I had some technical difficulties (and a zany schedule) that kept me from doing much writing this weekend, but getting a break from the computer was kind of refreshing.

I learned this morning that April is National Poetry Month. So let’s talk about poetry.

My favorite poet is Elizabeth Bishop. Poetry is such a subjective thing that it’s hard to say why. I was introduced to her poetry by a high school English teacher—a teacher who had a significant impact on me, who really changed who I was as a writer—so there’s that. Bishop also wrote such brilliant imagery, and her poetry is real and visceral, though often not personal. One of my favorites is “In the Waiting Room,” the meaning of which is a little hard to latch on to, but it’s about childhood and identity and place, especially this stanza:

I said to myself: three days
and you’ll be seven years old.
I was saying it to stop
the sensation of falling off
the round, turning world.
into cold, blue-black space.
But I felt: you are an I,
you are an Elizabeth,
you are one of them.
Why should you be one, too?
I scarcely dared to look
to see what it was I was.
I gave a sidelong glance
–I couldn’t look any higher–
at shadowy gray knees,
trousers and skirts and boots
and different pairs of hands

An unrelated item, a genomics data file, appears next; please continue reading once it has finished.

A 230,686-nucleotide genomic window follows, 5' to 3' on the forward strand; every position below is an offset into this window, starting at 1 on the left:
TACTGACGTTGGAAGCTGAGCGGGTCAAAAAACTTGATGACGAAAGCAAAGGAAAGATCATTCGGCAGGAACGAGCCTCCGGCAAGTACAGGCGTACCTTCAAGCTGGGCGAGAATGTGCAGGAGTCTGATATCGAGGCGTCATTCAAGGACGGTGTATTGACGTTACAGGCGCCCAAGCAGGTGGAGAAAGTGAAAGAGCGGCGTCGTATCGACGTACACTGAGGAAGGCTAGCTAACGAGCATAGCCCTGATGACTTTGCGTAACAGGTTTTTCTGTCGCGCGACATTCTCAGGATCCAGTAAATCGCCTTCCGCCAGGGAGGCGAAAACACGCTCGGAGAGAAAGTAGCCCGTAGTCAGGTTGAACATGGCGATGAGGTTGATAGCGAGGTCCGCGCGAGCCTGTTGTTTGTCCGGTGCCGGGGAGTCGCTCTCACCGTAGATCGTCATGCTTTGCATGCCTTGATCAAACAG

lying under the lamps.
I knew that nothing stranger
had ever happened, that nothing
stranger could ever happen.

Some other poems I really like, of the sort I go back to and reread, by other poets include “For the Union Dead” by Robert Lowell (I thought of the poem the first time I was in Boston Common as an adult and saw the relief of the 54th Massachusetts Regiment marching towards battle) and “The Second Hour of the Night” by Frank Bidart, which I first read in an anthology I bought for an English class in college and was sort of mesmerized by (more on Frank Bidart). That’s what good poetry should do: surprise you, move you, make you think, make you remember.

It’s probably not a coincidence that all of these poets knew each other and probably drew from each other’s work; I think there’s something stylistically similar at work, though it’s difficult to articulate what that is.

I used to write a lot of poetry, but hardly ever do anymore. I like the medium, but am not motivated to write poetry most days. I did write one in February that I just posted here; it was kind of a dare (for some online friends, for myself) and I wrote a sestina. It’s a weird and difficult form. One wonderful example is (natch) by Elizabeth Bishop (and you can read it here). I posted the poem here, you can find it on the freebies page.

If you have favorite poets/poems, please post them in the comments!